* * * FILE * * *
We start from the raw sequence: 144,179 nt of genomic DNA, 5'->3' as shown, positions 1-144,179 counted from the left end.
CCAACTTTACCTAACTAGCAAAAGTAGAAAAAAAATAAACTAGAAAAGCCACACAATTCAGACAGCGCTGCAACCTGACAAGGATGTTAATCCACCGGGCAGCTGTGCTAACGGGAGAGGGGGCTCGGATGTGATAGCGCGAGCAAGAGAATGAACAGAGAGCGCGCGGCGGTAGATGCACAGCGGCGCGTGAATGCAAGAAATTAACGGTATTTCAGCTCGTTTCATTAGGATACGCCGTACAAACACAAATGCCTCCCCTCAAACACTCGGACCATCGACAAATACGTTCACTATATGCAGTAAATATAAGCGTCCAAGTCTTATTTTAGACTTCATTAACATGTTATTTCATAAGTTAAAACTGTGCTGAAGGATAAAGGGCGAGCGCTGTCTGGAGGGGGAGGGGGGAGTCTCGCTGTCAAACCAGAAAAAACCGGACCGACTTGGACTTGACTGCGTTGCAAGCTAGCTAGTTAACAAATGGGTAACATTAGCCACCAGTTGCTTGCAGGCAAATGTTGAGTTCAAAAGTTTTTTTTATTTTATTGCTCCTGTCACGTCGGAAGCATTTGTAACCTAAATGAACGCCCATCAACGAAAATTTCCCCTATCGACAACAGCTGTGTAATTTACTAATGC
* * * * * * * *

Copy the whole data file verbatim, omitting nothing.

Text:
We start from the raw sequence: 144,179 nt of genomic DNA, 5'->3' as shown, positions 1-144,179 counted from the left end.
CCAACTTTACCTAACTAGCAAAAGTAGAAAAAAAATAAACTAGAAAAGCCACACAATTCAGACAGCGCTGCAACCTGACAAGGATGTTAATCCACCGGGCAGCTGTGCTAACGGGAGAGGGGGCTCGGATGTGATAGCGCGAGCAAGAGAATGAACAGAGAGCGCGCGGCGGTAGATGCACAGCGGCGCGTGAATGCAAGAAATTAACGGTATTTCAGCTCGTTTCATTAGGATACGCCGTACAAACACAAATGCCTCCCCTCAAACACTCGGACCATCGACAAATACGTTCACTATATGCAGTAAATATAAGCGTCCAAGTCTTATTTTAGACTTCATTAACATGTTATTTCATAAGTTAAAACTGTGCTGAAGGATAAAGGGCGAGCGCTGTCTGGAGGGGGAGGGGGGAGTCTCGCTGTCAAACCAGAAAAAACCGGACCGACTTGGACTTGACTGCGTTGCAAGCTAGCTAGTTAACAAATGGGTAACATTAGCCACCAGTTGCTTGCAGGCAAATGTTGAGTTCAAAAGTTTTTTTTATTTTATTGCTCCTGTCACGTCGGAAGCATTTGTAACCTAAATGAACGCCCATCAACGAAAATTTCCCCTATCGACAACAGCTGTGTAATTTACTAATGC